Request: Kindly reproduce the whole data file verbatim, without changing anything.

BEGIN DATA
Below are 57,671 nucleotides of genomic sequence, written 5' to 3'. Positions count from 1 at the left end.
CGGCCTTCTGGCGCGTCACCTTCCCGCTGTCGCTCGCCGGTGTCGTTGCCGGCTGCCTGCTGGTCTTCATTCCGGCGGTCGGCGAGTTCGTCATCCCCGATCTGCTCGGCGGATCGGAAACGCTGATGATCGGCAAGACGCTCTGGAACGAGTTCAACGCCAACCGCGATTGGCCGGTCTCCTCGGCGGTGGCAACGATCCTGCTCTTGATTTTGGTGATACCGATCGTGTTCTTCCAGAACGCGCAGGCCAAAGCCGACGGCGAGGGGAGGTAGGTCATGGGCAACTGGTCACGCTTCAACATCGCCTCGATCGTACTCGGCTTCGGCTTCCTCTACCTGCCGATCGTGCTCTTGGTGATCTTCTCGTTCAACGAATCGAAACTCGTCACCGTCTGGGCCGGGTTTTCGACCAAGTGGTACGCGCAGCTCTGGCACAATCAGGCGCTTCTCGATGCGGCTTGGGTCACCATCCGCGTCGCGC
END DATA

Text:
Below are 57,671 nucleotides of genomic sequence, written 5' to 3'. Positions count from 1 at the left end.
CGGCCTTCTGGCGCGTCACCTTCCCGCTGTCGCTCGCCGGTGTCGTTGCCGGCTGCCTGCTGGTCTTCATTCCGGCGGTCGGCGAGTTCGTCATCCCCGATCTGCTCGGCGGATCGGAAACGCTGATGATCGGCAAGACGCTCTGGAACGAGTTCAACGCCAACCGCGATTGGCCGGTCTCCTCGGCGGTGGCAACGATCCTGCTCTTGATTTTGGTGATACCGATCGTGTTCTTCCAGAACGCGCAGGCCAAAGCCGACGGCGAGGGGAGGTAGGTCATGGGCAACTGGTCACGCTTCAACATCGCCTCGATCGTACTCGGCTTCGGCTTCCTCTACCTGCCGATCGTGCTCTTGGTGATCTTCTCGTTCAACGAATCGAAACTCGTCACCGTCTGGGCCGGGTTTTCGACCAAGTGGTACGCGCAGCTCTGGCACAATCAGGCGCTTCTCGATGCGGCTTGGGTCACCATCCGCGTCGCGC